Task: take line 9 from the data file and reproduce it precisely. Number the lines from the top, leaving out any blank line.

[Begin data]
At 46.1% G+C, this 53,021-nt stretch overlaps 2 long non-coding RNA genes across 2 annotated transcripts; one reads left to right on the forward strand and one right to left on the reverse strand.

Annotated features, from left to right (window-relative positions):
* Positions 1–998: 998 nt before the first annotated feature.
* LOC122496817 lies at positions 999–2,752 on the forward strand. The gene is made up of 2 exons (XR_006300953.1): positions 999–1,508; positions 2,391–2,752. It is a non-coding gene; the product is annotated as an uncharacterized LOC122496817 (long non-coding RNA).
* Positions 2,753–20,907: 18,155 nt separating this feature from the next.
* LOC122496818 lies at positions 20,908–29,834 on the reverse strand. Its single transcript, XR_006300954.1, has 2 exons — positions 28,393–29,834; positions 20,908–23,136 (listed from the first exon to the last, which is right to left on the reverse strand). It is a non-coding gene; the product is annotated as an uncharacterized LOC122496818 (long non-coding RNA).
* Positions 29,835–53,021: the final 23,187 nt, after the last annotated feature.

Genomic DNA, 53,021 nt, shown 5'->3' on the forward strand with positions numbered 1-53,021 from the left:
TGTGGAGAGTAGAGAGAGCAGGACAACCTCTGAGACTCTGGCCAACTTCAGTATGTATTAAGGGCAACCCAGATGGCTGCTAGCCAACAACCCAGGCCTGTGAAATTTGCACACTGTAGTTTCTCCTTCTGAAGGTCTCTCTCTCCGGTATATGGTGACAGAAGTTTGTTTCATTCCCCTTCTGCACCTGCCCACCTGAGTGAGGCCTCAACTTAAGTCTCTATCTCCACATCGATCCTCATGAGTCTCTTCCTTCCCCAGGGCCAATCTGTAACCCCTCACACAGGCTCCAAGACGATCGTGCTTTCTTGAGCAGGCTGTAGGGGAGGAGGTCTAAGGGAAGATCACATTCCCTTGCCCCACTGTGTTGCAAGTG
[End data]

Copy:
TGTGGAGAGTAGAGAGAGCAGGACAACCTCTGAGACTCTGGCCAACTTCAGTATGTATTAAGGGCAACCCAGATGGCTGCTAGCCAACAACCCAGGCCTGTGAAATTTGCACACTGTAGTTTCTCCTTCTGAAGGTCTCTCTCTCCGGTATATGGTGACAGAAGTTTGTTTCATTCCCCTTCTGCACCTGCCCACCTGAGTGAGGCCTCAACTTAAGTCTCTATCTCCACATCGATCCTCATGAGTCTCTTCCTTCCCCAGGGCCAATCTGTAACCCCTCACACAGGCTCCAAGACGATCGTGCTTTCTTGAGCAGGCTGTAGGGGAGGAGGTCTAAGGGAAGATCACATTCCCTTGCCCCACTGTGTTGCAAGTG